Crime

Dr. Albert Diaz will be sentenced Thursday for fraud. His wife just filed for divorce.

The wife of a 78-year-old doctor facing life in prison in an insurance fraud case is suing for divorce, saying he deserted her, on the eve of his sentencing Thursday in U.S. District Court in Hattiesburg.

Kay Diaz filed for divorce May 15 in Jackson County, where the Diazes lived together until he was jailed March 2 after a jury convicted him of conspiracy to commit health care fraud, fraud, falsifying records to cover up his crimes and distribution of a controlled substance — ketamine, a drug used for sedation.

Diaz was served with the divorce papers in the Stone County jail around the time of the couple's 28th wedding anniversary on May 26, court records show.

His lawyer, John Colette, will be arguing at the sentencing hearing Thursday afternoon that the beloved obstetrician and gynecologist should spend less than five years in prison for his crimes. The government argues Diaz's sentence should be in the range of about nine to 11 years.

Colette says Diaz did not profit from his crimes and should also get less time because of his age. He said the doctor is in poor health and had to be taken from jail to the hospital a couple of weeks ago with hypertension. Diaz, who was still working before his trial, also needs a walker to get around.

Colette said Thursday morning he also will argue for less time because Diaz did not profit from the scheme that defrauded the government's military insurance program, TRICARE, of $2.4 million.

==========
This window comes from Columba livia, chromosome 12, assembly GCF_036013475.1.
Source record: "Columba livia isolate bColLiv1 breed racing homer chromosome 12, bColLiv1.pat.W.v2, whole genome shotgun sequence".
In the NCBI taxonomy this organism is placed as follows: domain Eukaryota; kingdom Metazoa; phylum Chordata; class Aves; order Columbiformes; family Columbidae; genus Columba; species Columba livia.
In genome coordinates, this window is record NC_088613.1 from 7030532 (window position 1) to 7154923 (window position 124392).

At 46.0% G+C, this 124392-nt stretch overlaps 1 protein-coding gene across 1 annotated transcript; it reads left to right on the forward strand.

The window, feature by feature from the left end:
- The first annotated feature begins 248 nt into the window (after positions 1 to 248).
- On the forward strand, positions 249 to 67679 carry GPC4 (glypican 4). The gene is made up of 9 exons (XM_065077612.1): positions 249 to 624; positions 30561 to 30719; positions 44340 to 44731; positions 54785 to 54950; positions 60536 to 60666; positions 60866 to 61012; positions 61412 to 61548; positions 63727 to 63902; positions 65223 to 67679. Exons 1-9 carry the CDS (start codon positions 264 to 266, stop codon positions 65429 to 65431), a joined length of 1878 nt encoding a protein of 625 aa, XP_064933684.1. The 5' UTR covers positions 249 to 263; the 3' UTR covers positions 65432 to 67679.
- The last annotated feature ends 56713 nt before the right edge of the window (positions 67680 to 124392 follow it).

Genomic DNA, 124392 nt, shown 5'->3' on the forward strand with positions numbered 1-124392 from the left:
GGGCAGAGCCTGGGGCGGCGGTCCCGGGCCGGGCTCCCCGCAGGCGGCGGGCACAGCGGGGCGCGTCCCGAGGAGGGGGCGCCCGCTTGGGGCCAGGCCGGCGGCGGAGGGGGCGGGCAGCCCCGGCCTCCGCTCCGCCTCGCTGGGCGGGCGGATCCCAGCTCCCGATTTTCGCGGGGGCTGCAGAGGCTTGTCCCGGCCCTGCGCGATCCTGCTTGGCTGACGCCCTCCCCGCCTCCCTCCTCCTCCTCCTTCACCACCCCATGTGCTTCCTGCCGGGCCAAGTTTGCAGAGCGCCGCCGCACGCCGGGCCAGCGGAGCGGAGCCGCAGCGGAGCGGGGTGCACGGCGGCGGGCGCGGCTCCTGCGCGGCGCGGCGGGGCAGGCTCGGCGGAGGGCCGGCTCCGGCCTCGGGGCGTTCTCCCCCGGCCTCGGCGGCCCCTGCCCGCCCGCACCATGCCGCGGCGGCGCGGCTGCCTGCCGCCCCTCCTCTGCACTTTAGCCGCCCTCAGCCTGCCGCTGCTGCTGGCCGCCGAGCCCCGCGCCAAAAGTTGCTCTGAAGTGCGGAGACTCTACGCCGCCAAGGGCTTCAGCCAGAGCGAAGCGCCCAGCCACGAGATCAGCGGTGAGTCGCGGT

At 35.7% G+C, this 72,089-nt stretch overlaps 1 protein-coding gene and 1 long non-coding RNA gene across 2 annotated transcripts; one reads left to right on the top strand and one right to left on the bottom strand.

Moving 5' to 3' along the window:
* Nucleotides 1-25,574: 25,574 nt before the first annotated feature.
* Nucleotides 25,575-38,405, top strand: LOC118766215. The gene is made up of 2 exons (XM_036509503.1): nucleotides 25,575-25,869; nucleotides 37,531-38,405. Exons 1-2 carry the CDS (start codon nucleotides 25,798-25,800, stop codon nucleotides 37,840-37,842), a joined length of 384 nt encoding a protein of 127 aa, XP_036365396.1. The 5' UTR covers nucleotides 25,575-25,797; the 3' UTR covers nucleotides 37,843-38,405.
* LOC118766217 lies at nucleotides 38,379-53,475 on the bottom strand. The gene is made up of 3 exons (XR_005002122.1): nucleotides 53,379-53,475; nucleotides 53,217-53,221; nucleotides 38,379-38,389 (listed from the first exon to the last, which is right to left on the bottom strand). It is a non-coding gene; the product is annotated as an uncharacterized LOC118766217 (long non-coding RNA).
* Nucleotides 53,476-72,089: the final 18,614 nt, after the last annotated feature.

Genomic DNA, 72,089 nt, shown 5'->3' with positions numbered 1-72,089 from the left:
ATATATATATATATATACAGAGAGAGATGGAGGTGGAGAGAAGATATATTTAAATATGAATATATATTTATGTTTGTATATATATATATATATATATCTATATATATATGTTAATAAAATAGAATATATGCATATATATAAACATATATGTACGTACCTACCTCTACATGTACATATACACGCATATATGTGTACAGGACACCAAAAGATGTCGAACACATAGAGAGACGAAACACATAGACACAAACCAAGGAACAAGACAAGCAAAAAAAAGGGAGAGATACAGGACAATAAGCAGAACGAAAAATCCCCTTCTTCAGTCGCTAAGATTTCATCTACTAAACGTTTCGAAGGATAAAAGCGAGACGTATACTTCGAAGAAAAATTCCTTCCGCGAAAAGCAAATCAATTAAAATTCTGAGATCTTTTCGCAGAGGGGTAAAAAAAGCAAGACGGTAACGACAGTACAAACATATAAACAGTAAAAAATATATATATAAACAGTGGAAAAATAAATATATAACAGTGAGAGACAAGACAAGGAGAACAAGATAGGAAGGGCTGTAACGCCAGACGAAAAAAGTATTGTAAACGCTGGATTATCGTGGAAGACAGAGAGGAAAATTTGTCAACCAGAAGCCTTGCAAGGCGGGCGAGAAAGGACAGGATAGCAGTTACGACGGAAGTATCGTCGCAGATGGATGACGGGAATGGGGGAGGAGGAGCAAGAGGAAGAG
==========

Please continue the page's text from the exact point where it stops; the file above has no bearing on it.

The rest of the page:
"This is the only fraud case I've ever heard in the world where there was no financial benefit," he said. "In other words, it's not driven by greed."

The U.S. Attorney's Office will argue for a longer sentence based on a number of factors, including the amount TRICARE lost, plus the fraudulent claims submitted to private companies, which totals close to $2.8 million. Prosecutors also claim Diaz committed perjury when he testified.

Diaz, who delivered thousands of babies on the Coast, has lost his license to practice medicine.

Two co-conspirators in the case, Jay Schaar of Biloxi and Jason May of Lamar County, pleaded guilty and are free on bonds while they await sentencing.

Schaar, a pharmaceutical representative, recruited Diaz to write prescriptions for compound drugs that were filled at Advantage Pharmacy in Hattiesburg, co-owned by May. May and Schaar have admitted that drugs were compounded based on profit potential, not need.

Diaz prescribed the drugs for patients he had not seen, then, after an investigation started, back-dated records to make it appear he had examined some patients. The conspiracy started in October 2014 and continued until around January 2017.

U.S. District Judge Keith Starrett, who will sentence Diaz, has received more than 100 letters asking for leniency and attesting to the doctor's good works, Colette said.

His colleagues, friends and former patients post regularly on a Facebook page, Support Albert Diaz, MD, and recently held a rally at which he spoke to them by phone from jail. Many supporters are expected to make the trip to Hattiesburg for his 1 p.m. sentencing hearing.

Colette said, "I think the courtroom will be full — wall to wall."

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